Symmetric Boxsplines on the A* Lattice
Minho Kim
School of Computer Science,
University of Seoul,
Siripdae 13, Dongdaemungu, Seoul, 130743, Korea
Jorg Peters
Dept. of CISE,
University of Florida,
CSE Bldg., University of Florida, Gainesville, FL, 32611, USA
Abstract
Sampling and reconstruction of generic multivariate functions is more efficient on nonCartesian root lattices,
such as the BCC (BodyCentered Cubic) lattice, than on the Cartesian lattice. We introduce a new n x n
generator matrix A* that enables, in n variables, for efficient reconstruction on the nonCartesian root lattice
An* by a symmetric boxspline family Mr. A* is the hexagonal lattice and Aj is the BCC lattice. We point
out the similarities and differences of M* to the popular Cartesianshifted boxspline family Mr, document
the main properties of M,* and the partition induced by its knot planes and construct, in n variables, the
optimal quasiinterpolant of M'.
1. Introduction
Boxsplines shifted on the Cartesian lattice are a useful generalization of uniform Bsplines to several vari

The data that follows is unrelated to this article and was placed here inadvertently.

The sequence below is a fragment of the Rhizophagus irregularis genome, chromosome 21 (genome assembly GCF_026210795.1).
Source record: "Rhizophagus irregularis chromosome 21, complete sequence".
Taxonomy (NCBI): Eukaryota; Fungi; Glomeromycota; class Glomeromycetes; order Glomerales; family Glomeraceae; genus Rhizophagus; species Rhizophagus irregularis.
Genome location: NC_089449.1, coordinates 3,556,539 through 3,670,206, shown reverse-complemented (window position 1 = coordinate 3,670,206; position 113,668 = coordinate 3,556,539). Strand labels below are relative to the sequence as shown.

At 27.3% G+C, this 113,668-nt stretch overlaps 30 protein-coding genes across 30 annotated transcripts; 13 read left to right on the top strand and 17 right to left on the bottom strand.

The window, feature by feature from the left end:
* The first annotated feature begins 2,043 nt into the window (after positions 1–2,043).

ables. In particular, a family Mr of nvariate boxsplines is justly popular due to their linear independence
and approximation properties (Section 3.3). Members of Mr are defined by rfold convolution, in the n
directions of the Cartesian grid plus a diagonal, so that the footprint of these boxsplines is asymmetrically
distorted in the diagonal direction. To make reconstruction of vector fields less biased, convolution and
shifts on 2 and 3dimensional nonCartesian lattices have recently been advocated [33, 16, 17, 18, 15, 24].
For example, Kim et al. [24] show that reconstruction by a trivariate C1 6direction boxspline of data on
the FCC (FaceCentered Cubic) lattice both is more timeefficient by ;.'. and results in less aliasing of level
sets than the standard C1 triquadratic Bspline for the same number of samples on the Cartesian grid.
Entezari et al. [16] show that the quality of reconstruction of the C2 tricubic Bspline on the Cartesian
grid is matched by reconstruction on the BCC lattice with the 8direction C2 boxspline, but using only
71' of data. In both cases, concrete implementations have established a computational speed advantage
corresponding to the reduction of the number of convolution directions over the tensorproduct Bspline of
the same smoothness and approximation order.
In this paper, we generalize the bivariate boxsplines on the hexagonal lattice and the trivariate boxsplines
on the BCC lattice to symmetric nvariate boxsplines M* (Section 5.3) defined by convolving along the
Email addresses: minhokim@uos.ac.kr (Minho Kim), jorg@cise.ufl.edu (J6rg Peters)
Preprint submitted to Journal of Approximation Theory
August 12, 2009
(a) n 1 (b) n 2
Figure 1: Orthogonal projection of a slab of unit cubes along the diagonal direction for (a) n = 1 and (b)